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David Evans: Connecting the notes
Blues recorded in black and white
Student places second at event
Holiday card winners
U of M participates in Angel Tree
Chris Peck to address graduates
Names in the news


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U of M student places second at premier supercomputing event

By Greg Russell

Yi Gu
Yi Gu

Yi Gu's star power is rising. And communications between computers around the world have the potential to flow more efficiently because of it.

The University of Memphis doctoral student in computer science scored her second major honor in the past year when she placed second in the poster competition at a conference considered by many as the premier international forum on high-performance computing.

Gu’s winning entry, "Optimizing End-to-End Performance of Scientific Workflows in Distributed Environments,” illustrated her research into ways to ramp up computer efficiency. Judges at the SC10 Supercomputing International Conference in New Orleans as well as her U of M faculty adviser said Gu’s entry in the ACM Student Research Competition demonstrates her promising future in the supercomputing world.

"The ACM Student Research Competition is a well recognized venue for high-quality students to showcase their talent and research potential in an international scope," said her adviser, Dr. Qishi Wu, assistant professor of computer science. "The winners of this competition are considered as the most promising rising stars in the computing community. Yi's second place in this year's event indicates that the U of M's best students are among the top of the major universities in the world in terms of quality of research."

Scientists who research high-performance computing look for ways to speed up and address problems on the information superhighway. Gu specializes in finding ways for a more efficient flow of information between computer networks and modules that might differ from lab to lab. She has also conducted research at Oak Ridge National Laboratory.

"I feel very lucky to receive this award because this year’s event was very competitive with top students from many of the major universities around the world," said Gu.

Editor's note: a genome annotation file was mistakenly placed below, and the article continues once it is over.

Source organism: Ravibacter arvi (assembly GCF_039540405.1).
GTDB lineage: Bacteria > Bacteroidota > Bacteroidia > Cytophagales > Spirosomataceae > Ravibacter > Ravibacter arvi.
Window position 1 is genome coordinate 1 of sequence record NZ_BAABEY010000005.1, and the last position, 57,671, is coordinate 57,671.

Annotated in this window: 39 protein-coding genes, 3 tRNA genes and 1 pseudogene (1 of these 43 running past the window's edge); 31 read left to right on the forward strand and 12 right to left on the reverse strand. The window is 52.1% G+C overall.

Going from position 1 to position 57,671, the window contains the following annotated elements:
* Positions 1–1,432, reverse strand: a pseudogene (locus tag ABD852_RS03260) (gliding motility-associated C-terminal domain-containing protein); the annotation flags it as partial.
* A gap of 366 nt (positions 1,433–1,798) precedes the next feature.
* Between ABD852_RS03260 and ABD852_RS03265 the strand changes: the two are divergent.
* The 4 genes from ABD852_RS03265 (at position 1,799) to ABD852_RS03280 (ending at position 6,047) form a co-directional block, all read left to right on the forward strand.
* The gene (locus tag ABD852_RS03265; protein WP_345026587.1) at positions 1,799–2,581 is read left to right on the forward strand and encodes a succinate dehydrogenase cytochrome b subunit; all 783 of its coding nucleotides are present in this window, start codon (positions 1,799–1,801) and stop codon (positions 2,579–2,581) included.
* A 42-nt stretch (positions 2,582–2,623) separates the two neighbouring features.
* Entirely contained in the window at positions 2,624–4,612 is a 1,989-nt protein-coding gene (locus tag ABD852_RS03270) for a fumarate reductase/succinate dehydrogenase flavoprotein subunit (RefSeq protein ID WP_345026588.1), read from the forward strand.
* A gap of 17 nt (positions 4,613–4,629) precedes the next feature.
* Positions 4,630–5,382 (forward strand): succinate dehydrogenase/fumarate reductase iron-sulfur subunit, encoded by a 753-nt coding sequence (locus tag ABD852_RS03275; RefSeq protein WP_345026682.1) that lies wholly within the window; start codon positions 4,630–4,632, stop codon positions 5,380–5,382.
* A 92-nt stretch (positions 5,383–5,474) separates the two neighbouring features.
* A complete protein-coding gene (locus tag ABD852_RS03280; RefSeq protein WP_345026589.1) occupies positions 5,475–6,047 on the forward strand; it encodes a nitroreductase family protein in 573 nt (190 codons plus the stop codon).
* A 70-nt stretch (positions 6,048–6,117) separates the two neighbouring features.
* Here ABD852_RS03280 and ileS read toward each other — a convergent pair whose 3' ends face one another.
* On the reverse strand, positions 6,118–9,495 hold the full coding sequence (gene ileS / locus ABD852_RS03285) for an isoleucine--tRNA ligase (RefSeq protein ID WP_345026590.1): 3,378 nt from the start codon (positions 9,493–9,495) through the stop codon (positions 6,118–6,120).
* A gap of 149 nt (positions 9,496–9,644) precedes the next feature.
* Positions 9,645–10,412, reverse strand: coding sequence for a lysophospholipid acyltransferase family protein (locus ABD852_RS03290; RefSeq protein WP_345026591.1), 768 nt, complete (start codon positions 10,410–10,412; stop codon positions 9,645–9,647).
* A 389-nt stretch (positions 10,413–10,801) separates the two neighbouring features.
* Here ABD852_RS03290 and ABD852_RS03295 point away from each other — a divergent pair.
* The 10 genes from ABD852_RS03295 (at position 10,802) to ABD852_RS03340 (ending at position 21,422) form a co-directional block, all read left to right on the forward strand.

There were 77 entries in the poster competition at the event in New Orleans that drew hundreds of researchers and students. The posters showcased original research in computer science.

The SC10 conference featured rigorously reviewed tutorials, papers, panels, workshops and posters that provide fast access to new research results from international laboratories and institutions.

 “The SC conference series is truly a remarkable gathering of the best minds in the computing community on both the provider and user side,” said Barry V. Hess, SC10 general chair and information officer for Sandia National Laboratories. “Supercomputing is a universal scientific instrument – one with the power to make the world a better place for all of us. You can really feel that potential when you are at the conference.”

The poster submissions in the competition were chosen and judged by an expert panel that specializes in computer science projects. Winners received prizes and the top finishers were invited to participate in the ACM Student Research Competition grand finals.

Earlier this year, Gu, a native of China, was a finalist for the prestigious 2010 Anita Borg Memorial Scholarship, which is administered by Google. She was awarded $1,000 for that honor and led Wu to say, "The list of finalists and recipients for this prestigious scholarship is largely dominated by schools like MIT, Stanford, Carnegie Mellon and Princeton. The quality of our best students is comparable to that of those at top-tier universities in the United States."

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Last Updated: 1/23/12